Patrilineal descent?
Male members trace descent from a common male ancestor
Matrilineal descent?
Descent traced through the female line
What is art?
Art is the creative use of the human imagination to interpret, express, and enjoy life
The study of music in specific cultural settings
Verbal art?
oral traditions: a culture’s unwritten stories, beliefs, and customs
Music art?
form of communication that includes a nonverbal component
Lineage kinship groups?
A unilineal descent group of up to 10 generations in depth
A group of kin where members believe they are related through a common ancestor, but can\'t be traced back step-by-step
Descent groups made up of two or more clans; they are rare and don\'t usually share important day-to-day functions
Societies divided into two major lineal descent groups; each half is called a moiety
What are the three nonunilineal descent groups?
Double descent, ambilineal, and bilateral
Marriage between one man and one woman; most marriages
Marriage of one man and more than one wife; 80% of cultures accept this
Marriage of one woman and more than one husband; extremely rare
Is incest taboo a human universal?
the practice of seeking a husband or wife outside one\'s own group
marriage of people from the same group
Arranged marriages?
the interests of the families are stronger than the interests of the individuals when it comes to choosing a spouse; it is believed that marriage is a union of two kin groups, rather than two individuals
Same-sex marriages?
not all recognized marriages occur between a man and a woman; in some societies, same-sex marriages are permitted, although sexual relationships are not always part of the marriage
Bride Price?
compensation given from the family of the groom to the family of the bride
Bride Service?
in societies where wealth cannot be gathered for a bride price, the groom is expected to work for a period for the bride’s family
involves the transfer of goods from the pride’s family to the groom’s
that is formal, stylized, repetitive, and stereotyped; it is performed earnestly as a social act and reinforced with social interaction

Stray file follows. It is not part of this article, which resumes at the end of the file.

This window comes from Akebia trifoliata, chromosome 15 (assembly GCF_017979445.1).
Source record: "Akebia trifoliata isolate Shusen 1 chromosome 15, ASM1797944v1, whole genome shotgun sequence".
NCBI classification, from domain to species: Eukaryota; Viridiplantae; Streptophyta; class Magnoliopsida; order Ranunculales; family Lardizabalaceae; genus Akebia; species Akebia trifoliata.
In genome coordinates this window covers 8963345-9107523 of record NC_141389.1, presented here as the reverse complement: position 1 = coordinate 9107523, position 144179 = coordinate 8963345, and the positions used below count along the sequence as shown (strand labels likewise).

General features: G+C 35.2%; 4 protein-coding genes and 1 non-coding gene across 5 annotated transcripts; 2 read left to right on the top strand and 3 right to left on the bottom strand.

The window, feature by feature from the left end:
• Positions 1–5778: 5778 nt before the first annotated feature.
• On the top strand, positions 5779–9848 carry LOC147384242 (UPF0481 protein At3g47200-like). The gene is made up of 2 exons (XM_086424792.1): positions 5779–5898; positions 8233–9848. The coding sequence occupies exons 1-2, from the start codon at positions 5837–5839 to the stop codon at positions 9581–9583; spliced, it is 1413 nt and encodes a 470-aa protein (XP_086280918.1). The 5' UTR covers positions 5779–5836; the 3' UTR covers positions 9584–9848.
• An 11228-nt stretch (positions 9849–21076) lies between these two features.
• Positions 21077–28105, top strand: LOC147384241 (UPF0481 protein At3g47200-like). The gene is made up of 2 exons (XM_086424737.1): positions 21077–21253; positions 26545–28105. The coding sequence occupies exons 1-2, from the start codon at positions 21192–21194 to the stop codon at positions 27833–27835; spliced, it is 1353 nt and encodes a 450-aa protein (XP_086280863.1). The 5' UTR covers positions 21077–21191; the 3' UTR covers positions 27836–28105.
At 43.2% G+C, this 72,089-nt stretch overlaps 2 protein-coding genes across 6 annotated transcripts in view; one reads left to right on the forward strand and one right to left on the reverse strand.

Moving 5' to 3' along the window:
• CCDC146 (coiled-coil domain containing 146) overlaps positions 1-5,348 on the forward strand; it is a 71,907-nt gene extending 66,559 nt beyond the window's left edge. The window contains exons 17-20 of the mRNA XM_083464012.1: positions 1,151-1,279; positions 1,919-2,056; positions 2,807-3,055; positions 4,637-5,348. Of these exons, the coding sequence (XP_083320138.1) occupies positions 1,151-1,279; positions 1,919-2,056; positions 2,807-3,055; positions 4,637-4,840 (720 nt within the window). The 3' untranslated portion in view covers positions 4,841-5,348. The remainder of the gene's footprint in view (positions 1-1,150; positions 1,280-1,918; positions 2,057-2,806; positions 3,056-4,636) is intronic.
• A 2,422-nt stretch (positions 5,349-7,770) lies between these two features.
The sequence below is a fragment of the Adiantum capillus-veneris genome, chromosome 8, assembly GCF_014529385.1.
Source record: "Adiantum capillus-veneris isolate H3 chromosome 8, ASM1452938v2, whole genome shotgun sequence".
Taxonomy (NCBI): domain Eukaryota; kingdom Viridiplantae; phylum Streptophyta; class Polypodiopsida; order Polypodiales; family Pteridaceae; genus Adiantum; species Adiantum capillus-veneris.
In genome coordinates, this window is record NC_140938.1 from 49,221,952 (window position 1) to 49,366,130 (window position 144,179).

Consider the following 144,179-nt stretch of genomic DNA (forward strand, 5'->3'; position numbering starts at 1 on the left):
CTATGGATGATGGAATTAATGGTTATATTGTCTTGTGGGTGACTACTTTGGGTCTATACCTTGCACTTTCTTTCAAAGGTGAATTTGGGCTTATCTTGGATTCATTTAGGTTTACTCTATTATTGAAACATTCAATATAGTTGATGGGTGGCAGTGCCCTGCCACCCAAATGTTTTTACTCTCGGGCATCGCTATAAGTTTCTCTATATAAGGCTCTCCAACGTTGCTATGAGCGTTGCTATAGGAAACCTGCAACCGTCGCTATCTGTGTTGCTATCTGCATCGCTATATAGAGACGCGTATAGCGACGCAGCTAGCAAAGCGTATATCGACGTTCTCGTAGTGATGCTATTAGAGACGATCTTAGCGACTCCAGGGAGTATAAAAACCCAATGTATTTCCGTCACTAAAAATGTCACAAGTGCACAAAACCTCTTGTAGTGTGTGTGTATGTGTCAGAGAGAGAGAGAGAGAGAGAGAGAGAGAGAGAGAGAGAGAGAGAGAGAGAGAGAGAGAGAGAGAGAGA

the realm outside the observable world
the belief in spirits or souls; a belief that natural objects are animated by spirits (this belief can take diverse forms)
a belief in a supernatural power apart from “beings\"
Example of aimatism; an impersonal supernatural force of “good” and “bad” luck; a force (not spirit) that is in same things and not in others—can act as an explanation
Spirits? Two types of spirits?
Supernatural beings (or elements) of lesser power than gods: regular and ancestor spirits
Regular spirits?
supernatural beings that interact with humans in many ways (good, evil, specific, and general)
Ancestor spirits?
supernatural beings that were once humans; very common; some interact with humans, some do not
What type of gods are in food producing societies?
What type of gods are in foraging societies?
Zoomorphic (or natural phenomena)
techniques involving the supernatural intended to accomplish specific aims
materials and objects to do magic
using thought and emotion to do magic
Usually male and part-time religious specialist; usually given high status within the community
Make bad things happen; given low status in community or even outcast; either male or female
Generally female; part-time practitioners
Full-time practitioners; usually male; given high status
Individualistic Cults?
Most basic type of religious oragnization; a \"do-it-yourself\" religion; associated with hunter/gatherer bands
Shamanistic Cults?
Simplest form of religion division of labor; associated with hunter/gather bands
Communal Cults?
Groups of people that perform religious ceremonies for larger community; associated with horticulturalists and pastoralists
Rites of passage?
ceremonies that mark a change in a person’s social status…birth, puberty, marriage, death
Rites of solidarity?
ceremonies which are directed to the welfare of the community vs the individual
Ecclesiastical cults?
Most complex form of religious organization; found in large-scale state societies